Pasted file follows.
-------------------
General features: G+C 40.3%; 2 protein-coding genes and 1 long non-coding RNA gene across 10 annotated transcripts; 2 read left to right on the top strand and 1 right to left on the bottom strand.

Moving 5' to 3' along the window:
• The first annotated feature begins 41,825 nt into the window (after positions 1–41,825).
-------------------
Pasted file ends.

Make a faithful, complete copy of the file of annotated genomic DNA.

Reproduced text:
General features: G+C 40.3%; 2 protein-coding genes and 1 long non-coding RNA gene across 10 annotated transcripts; 2 read left to right on the top strand and 1 right to left on the bottom strand.

Moving 5' to 3' along the window:
• The first annotated feature begins 41,825 nt into the window (after positions 1–41,825).